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Predictors of receipt of aftercare and recidivism among persons with severe mental illness: a review
Psychiatric Services 1996; doi:
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Abstract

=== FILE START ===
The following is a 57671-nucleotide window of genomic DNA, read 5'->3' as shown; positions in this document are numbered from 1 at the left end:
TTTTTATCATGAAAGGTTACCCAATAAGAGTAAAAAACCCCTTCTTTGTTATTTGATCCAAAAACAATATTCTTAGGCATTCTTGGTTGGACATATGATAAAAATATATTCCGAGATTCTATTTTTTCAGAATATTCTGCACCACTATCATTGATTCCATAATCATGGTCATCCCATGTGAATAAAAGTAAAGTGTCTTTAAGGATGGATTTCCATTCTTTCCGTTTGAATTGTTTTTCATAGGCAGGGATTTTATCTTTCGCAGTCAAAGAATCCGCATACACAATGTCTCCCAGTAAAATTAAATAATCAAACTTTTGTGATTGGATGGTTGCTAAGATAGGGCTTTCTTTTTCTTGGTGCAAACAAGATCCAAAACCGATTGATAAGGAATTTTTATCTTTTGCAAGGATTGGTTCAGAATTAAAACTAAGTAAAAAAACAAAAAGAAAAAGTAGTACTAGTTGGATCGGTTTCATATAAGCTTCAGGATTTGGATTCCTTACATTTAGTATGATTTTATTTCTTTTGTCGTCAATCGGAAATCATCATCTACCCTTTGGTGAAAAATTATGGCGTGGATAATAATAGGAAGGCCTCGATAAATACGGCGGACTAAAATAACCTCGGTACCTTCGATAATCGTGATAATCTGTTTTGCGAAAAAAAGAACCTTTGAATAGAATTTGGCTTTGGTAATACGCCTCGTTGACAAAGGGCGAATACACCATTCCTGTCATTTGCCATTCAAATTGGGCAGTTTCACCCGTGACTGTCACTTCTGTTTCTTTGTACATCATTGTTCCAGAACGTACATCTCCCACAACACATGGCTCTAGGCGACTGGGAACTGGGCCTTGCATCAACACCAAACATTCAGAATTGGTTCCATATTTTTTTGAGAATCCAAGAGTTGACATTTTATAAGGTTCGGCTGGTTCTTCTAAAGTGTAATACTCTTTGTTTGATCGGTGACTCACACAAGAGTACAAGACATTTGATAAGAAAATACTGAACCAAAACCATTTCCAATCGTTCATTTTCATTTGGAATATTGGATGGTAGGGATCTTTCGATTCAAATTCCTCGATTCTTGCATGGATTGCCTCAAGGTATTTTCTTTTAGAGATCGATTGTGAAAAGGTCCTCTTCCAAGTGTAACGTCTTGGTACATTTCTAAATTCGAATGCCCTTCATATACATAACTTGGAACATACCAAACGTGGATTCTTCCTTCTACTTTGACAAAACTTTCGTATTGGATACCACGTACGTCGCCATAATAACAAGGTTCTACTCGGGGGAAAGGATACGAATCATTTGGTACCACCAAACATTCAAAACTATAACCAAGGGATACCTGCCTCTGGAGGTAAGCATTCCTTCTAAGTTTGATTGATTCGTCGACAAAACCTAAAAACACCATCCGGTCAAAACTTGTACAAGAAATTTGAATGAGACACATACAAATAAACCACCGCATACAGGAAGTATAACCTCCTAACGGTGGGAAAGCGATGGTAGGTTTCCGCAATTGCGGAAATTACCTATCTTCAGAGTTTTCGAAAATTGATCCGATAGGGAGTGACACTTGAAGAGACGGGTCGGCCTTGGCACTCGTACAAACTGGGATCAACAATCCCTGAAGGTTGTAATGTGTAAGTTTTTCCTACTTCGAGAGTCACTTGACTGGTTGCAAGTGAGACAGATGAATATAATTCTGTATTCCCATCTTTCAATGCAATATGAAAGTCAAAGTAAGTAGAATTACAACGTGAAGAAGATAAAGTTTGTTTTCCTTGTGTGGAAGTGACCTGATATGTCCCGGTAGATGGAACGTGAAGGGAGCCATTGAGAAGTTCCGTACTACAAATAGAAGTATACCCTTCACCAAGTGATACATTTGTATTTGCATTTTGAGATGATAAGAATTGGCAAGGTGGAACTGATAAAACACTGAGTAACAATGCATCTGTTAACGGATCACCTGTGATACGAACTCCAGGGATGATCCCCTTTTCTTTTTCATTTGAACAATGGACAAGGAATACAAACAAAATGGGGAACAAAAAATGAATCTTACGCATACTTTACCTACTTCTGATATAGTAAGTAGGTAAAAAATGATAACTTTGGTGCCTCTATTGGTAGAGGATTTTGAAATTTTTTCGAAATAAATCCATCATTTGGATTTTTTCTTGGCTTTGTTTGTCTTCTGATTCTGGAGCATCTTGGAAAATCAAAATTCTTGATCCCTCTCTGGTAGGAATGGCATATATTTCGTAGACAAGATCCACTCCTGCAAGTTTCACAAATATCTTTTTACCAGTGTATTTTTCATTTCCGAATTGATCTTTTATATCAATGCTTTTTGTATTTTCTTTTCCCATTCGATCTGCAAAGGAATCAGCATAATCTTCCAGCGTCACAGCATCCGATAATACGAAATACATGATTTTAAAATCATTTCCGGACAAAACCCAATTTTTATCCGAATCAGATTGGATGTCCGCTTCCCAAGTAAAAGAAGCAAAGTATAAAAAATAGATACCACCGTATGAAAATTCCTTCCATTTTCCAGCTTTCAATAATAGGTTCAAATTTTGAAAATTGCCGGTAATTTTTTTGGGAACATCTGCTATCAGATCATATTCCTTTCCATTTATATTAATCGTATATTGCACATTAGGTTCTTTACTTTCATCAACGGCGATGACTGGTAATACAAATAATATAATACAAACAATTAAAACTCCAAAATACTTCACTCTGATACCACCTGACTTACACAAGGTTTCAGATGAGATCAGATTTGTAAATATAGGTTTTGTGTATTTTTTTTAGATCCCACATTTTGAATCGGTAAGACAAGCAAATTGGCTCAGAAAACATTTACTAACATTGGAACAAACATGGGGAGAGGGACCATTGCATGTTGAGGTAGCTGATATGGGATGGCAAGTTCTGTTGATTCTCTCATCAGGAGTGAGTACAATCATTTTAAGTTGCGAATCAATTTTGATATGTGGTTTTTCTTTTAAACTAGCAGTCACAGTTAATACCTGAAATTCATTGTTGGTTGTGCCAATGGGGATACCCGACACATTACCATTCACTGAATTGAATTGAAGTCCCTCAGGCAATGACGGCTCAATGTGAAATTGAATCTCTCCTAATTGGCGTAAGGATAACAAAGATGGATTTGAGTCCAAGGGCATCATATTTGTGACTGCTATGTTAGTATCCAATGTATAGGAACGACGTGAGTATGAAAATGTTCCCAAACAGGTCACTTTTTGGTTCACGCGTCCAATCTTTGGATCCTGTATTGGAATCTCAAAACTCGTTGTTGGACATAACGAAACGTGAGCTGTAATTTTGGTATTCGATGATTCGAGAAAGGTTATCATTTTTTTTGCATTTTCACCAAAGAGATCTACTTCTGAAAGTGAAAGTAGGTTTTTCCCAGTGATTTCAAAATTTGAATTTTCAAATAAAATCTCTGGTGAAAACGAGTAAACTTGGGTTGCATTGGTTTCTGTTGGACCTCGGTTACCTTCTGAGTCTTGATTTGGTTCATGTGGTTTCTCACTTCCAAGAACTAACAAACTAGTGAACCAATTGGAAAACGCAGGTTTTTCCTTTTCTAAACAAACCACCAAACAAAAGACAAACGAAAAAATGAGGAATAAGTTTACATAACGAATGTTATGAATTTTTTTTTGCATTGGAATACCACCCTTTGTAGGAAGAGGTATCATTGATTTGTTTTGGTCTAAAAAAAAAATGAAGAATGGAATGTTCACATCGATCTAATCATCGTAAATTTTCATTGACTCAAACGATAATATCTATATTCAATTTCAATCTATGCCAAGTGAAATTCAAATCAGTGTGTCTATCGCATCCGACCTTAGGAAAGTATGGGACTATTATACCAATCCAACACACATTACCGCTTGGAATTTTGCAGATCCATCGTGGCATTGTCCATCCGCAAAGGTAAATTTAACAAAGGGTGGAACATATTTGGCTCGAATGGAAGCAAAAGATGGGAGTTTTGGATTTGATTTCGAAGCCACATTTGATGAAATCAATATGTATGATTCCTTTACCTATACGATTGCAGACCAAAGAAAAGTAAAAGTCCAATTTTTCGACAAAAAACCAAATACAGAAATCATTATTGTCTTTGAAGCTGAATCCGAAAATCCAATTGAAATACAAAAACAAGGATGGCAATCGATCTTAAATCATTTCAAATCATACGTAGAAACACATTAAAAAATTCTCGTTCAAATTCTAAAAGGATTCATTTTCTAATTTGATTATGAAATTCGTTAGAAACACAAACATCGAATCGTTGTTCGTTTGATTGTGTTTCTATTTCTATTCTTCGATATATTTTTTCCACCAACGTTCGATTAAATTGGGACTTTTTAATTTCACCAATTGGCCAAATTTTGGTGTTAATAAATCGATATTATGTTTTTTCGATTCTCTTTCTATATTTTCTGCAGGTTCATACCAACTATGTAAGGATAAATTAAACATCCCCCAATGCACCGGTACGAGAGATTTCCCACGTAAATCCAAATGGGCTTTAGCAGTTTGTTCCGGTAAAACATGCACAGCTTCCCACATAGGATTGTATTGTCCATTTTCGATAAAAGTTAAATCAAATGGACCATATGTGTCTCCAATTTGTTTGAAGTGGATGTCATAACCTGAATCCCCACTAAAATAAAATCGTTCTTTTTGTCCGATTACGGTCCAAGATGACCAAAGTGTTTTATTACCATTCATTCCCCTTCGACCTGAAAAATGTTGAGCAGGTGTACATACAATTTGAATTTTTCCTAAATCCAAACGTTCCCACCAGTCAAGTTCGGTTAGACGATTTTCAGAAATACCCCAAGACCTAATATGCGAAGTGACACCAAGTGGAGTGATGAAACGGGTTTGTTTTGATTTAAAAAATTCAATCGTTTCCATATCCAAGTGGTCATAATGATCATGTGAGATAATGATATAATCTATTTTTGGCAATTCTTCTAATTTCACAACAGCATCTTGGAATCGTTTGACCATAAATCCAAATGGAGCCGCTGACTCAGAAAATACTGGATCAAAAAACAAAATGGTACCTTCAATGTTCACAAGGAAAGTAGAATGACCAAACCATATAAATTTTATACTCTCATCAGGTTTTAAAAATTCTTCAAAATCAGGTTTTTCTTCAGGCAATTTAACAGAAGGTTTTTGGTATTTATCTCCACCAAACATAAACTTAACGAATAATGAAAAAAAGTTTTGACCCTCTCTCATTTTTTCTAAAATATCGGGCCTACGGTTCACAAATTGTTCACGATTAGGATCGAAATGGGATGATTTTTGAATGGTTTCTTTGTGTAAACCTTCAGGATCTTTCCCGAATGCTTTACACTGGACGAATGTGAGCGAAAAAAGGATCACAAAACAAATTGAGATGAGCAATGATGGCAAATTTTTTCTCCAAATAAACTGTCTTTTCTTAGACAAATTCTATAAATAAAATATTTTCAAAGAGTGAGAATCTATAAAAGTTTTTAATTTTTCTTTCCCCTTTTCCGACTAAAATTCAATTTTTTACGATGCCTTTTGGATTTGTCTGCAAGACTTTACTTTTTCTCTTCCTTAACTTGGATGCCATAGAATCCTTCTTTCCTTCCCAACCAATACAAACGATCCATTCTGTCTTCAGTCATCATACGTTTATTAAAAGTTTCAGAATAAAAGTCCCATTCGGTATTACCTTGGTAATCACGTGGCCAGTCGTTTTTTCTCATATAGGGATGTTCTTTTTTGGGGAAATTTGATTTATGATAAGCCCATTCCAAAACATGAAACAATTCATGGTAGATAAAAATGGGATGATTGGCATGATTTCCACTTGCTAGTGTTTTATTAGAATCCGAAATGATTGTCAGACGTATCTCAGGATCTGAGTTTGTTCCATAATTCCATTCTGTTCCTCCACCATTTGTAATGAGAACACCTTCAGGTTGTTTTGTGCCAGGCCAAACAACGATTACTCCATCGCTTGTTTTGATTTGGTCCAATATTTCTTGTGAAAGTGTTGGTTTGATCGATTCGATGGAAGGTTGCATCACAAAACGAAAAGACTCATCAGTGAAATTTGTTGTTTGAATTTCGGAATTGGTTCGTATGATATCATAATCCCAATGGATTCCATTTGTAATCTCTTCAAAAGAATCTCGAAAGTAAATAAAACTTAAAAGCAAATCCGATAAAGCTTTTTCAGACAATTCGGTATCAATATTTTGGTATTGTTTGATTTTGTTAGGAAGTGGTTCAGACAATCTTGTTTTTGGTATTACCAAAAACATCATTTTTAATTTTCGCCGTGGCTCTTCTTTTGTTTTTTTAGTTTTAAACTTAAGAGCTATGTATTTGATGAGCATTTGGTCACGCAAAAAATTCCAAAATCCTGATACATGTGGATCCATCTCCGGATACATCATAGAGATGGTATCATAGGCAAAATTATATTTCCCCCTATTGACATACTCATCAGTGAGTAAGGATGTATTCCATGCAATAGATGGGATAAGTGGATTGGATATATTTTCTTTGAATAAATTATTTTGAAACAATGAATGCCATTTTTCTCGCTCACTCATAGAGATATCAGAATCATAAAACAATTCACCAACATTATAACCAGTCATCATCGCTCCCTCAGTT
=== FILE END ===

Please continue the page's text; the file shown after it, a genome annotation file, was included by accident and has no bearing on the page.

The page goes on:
OBJECTIVE: This paper provides a comprehensive review of research predicting receipt of aftercare and recidivism (rehospitalization) among individuals with severe and persistent mental illness. METHODS: English-language studies were identified by searching PsycLIT from January 1974, the year of a previous comprehensive review of the literature on recidivism, to March 1994. A heuristic model was used to classify predictor variables into three categories: client vulnerability, community support, and system responsiveness. RESULTS: In general, variables related to system responsiveness were more consistent predictors of receipt of aftercare than variables related to either client vulnerability or community support. Community support variables were more consistent predictors of recidivism than variables in any of the other categories. Assertive community treatment and receipt of aftercare-both system responsiveness variables-were also associated with lower rates of rehospitalization. CONCLUSIONS: Conclusions based on past research should be regarded as tentative, because of several methodological and theoretical weaknesses. Multivariate statistics have rarely been used, many of the studies are based on nonrepresentative samples, and interactions between client- level variables and system responsiveness variables have rarely been studied. Much of the research has relied on archival data, and choice of variables has thus often been guided more by the data available than by theory.

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